Last updated at 3:45 p.m. on Thursday, March 16

The Alaska House’s Democrat-led majority has changed its mind about adjusting its own per diem rates this year.

After hours of debate, the Alaska House voted 32 to five to slash funding in the budget for the payments. A later vote approved the measure by 34 to five. Rep. Jonathan Kreiss-Tomkins, D-Sitka, and Rep. Mark Neuman, R-Big Lake, were not present for the first vote on the measure Thursday. They were included on the record as yes votes after the House rescinded the action and revoted. 

Currently, lawmakers receive a monthly allocation based on a federally set calculation to cover the costs of food and housing — which rose earlier this month from $213 to $275 a day.

Last month, a proposal in the House Finance Committee would have cut the per diem amount by 75 percent and eliminate the payments entirely for Juneau lawmakers, but leadership pulled it from consideration.

Rep. Paul Seaton, co-chair of the House Finance Committee, said legally, any change to the per diem amount would have to be made by the Legislature’s governing body — the Legislative Council.

But Thursday, 18 of the caucus’ 22 members reintroduced the proposal on the House floor, suggesting all legislators per diem payments be cut by 75 percent.

“I’m bewildered that this is now coming to the House floor, it’s an amazing turn of events,” said Rep. Lora Reinbold, R-Eagle River, who said the minority caucus would show “teamwork” in supporting it since it is an effort to reduce the budget.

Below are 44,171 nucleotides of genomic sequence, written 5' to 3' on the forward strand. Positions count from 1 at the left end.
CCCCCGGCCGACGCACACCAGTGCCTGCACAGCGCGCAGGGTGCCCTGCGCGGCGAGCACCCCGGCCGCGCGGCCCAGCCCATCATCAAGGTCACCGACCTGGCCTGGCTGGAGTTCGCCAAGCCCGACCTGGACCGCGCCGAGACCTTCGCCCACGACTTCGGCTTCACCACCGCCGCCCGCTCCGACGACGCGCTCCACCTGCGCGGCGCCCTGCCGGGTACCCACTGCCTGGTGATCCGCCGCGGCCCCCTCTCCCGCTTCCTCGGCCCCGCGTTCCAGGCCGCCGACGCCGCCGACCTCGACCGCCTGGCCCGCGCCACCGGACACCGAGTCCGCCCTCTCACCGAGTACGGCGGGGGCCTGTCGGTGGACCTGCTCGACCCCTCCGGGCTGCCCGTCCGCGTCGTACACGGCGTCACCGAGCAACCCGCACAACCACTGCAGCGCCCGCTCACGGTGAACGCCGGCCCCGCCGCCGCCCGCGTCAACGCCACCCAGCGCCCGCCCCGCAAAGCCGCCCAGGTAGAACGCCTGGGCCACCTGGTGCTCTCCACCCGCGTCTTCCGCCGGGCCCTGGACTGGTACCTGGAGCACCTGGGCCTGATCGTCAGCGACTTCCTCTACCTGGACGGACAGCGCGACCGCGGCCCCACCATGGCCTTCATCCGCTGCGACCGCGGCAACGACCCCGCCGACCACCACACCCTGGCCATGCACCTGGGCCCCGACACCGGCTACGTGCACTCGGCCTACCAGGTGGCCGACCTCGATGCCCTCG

Rep. David Eastman, R-Wasilla, said he hoped Rep. Jason Grenn, I-Anchorage, who introduced the amendment Thursday, would explain why the House was spending hours debating it again after Grenn voted down the same proposal in the House Finance Committee.

“I wanted to have a debate with all 40 members, not just have a decision made by a small group of us in committee,” Grenn said in an interview after the vote.

While the Legislative Council has assigned a subcommittee to take up per diem, House Majority Leader Rep. Chris Tuck said his caucus decided to take action on the House floor because it didn’t appear the issue was going anywhere there or in the Senate.

Rep. Tammie Wilson, R-North Pole, suggested updating the budget amendment to reflect the new, higher federal rates. The House majority silently voted it down. Grenn later said that because the state budget hadn’t yet increased to reflect the recent increase in federal per diem rate, his proposal couldn’t be adapted as Wilson suggested.

KTVA 11’s Liz Raines can be reached via email or on Facebook and Twitter